Judge Kristin Munson almost called the exterminators in to take care of this hill.
When you're miles away form ordinary, anything is possible.
After the American success of The Full Monty, Waking Ned Devine, and Saving Grace, it seemed like the British film industry started pumping out feel-good comedies crammed to the gills with eccentric characters and cute situations like a great treacle oil rig. By the early 2000s, the boom went bust and the few twee releases to make it out of the UK went to direct to DVD. The leftover sludge scraped from the bottom of this very saccharine well, Lighthouse Hill is quirky with a capitol "irk."
Charlie (Jason Flemyng, Snatch) is a publisher up to his ears in debt. While trying to outrun a loan shark (John Sessions, who really doesn't deserve this), he drives into a mysterious fog and winds up in a town that is obviously lacking a solid mental health care system. There he meets miraculous love interest, Grace Angelini (Lord, give me the strength to keep typing), whose father predicted that someone just like Charlie would carry her off to a happily ever after. Instead of running for the hills, he decides to stick around this miniature asylum because…
You know what? I give up. I can't figure out why anyone does anything in Lighthouse Hill or why every actor is camping it up to hilt when the script is in such sappy earnest about love and fate, except maybe as a survival tactic. I know my brain cells tried pushing me into a coma for my own protection not long after a character said he had a better chance of being struck by lightning-and promptly was.
The movie's main problem is that it's over-egging the pudding to the tune of a few dozen. The town is built around a broken down carnival (metaphor alert!) and every resident is relentlessly, obnoxiously wacky. The love story is buried under subplots about mystical old men, ghostly hippies, inept gangsters, a deathbed prediction, and magical weather patterns, when any one of them is enough to push the quirky quotient through the roof. Grace's social idiosyncrasies and wide-eyed looks are supposed to mark her out as cute and odd. Well, the characters say "odd"; I'd say "autistic."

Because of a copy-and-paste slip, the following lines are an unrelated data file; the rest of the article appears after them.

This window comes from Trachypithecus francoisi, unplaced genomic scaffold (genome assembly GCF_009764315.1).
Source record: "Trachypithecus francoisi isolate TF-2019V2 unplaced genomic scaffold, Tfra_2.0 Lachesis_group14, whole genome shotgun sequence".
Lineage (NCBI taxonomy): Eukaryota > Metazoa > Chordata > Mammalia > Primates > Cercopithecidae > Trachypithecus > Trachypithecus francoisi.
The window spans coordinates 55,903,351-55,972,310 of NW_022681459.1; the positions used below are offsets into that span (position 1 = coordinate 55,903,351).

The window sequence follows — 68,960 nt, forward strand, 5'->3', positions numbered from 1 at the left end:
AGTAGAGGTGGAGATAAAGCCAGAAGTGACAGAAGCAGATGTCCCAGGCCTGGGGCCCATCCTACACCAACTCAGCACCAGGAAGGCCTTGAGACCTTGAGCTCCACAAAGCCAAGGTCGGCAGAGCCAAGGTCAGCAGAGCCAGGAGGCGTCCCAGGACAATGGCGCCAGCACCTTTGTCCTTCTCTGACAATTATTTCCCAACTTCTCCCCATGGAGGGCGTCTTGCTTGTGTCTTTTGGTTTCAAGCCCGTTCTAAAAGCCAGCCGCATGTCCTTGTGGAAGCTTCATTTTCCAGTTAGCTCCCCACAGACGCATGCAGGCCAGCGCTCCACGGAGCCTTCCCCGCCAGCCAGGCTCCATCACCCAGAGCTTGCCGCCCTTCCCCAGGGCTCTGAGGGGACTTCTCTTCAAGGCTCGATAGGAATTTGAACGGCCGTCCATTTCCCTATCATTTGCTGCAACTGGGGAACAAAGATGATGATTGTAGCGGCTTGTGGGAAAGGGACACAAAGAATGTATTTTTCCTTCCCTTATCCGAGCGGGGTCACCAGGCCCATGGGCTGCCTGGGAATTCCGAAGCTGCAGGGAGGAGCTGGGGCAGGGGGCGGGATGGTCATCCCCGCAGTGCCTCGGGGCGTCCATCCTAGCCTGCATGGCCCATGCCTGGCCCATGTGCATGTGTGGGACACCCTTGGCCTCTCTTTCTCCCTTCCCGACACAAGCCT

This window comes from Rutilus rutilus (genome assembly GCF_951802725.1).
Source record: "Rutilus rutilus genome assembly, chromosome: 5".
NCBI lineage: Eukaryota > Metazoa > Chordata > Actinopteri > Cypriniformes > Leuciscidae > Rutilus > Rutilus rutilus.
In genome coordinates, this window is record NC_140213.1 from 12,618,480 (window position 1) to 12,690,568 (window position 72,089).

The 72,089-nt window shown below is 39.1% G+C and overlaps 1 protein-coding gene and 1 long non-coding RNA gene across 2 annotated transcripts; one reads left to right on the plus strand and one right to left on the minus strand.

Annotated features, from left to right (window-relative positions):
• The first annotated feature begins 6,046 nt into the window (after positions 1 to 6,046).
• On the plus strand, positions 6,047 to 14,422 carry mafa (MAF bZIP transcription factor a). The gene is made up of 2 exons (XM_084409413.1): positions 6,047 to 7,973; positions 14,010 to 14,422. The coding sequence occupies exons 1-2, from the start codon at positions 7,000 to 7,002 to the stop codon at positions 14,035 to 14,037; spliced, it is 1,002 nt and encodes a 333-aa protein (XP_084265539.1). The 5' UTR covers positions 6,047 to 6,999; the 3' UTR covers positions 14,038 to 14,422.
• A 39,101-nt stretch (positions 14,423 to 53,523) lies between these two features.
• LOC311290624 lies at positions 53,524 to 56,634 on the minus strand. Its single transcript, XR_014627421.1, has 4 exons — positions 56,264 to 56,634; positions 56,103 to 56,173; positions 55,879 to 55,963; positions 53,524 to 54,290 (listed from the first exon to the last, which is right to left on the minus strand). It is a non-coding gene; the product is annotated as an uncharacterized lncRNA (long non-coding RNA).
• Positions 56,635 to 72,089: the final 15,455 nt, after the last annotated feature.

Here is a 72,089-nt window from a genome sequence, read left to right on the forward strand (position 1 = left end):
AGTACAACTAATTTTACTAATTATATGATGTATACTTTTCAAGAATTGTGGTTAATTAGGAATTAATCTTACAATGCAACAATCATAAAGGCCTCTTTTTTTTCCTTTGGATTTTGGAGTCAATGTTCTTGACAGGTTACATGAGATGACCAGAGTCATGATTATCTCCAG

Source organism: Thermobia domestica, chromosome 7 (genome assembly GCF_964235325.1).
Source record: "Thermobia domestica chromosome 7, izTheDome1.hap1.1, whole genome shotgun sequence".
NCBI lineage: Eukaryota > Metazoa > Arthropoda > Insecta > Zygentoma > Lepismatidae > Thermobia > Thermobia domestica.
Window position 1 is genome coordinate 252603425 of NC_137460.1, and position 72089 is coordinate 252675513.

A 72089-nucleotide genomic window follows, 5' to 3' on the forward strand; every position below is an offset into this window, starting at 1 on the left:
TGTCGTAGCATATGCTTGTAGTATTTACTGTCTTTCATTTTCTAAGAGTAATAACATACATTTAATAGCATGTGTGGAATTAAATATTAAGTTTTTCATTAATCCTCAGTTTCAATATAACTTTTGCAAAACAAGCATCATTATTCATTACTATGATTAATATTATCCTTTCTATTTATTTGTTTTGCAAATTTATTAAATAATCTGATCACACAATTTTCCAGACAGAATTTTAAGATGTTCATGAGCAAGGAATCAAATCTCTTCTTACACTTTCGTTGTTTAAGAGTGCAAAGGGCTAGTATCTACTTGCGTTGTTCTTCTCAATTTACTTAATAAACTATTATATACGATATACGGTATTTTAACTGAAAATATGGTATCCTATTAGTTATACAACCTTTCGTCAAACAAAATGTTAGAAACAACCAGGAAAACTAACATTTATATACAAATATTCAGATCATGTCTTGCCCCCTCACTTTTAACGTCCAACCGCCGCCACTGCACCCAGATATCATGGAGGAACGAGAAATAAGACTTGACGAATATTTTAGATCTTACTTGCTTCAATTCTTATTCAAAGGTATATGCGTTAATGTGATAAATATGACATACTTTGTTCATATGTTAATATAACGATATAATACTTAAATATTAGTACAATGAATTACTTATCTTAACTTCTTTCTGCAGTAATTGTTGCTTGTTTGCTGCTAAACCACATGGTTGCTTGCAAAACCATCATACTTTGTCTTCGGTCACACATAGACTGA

Everything about Lighthouse Hill is as cartoonishly black and white as the Saturday afternoon specials I watched as a kid. There's the sneering villain, the scheming mother and fiancé, the father who thinks money can buy anything; nobody has any shading to them. If it weren't for the ages of the main couple and the f-bombs, it could easily be a kiddie comedy, only this is aimed at adults with roughly the same IQ. By the time I got to the exploding pumpkins I started feverishly wishing for brain death.
I was provided with a screener copy of Lighthouse Hill, and I can only hope the retail version gets some serious clean up, because the picture is soft and yellowed, with speckles and static throughout, and the 2.0 stereo is equally mushy and faded. No extras are included, which is the one point in the DVDs favor.
Guilty. The filmmakers are sentenced to make a mountain out of this moldy
hill, preferably Vesuvius.
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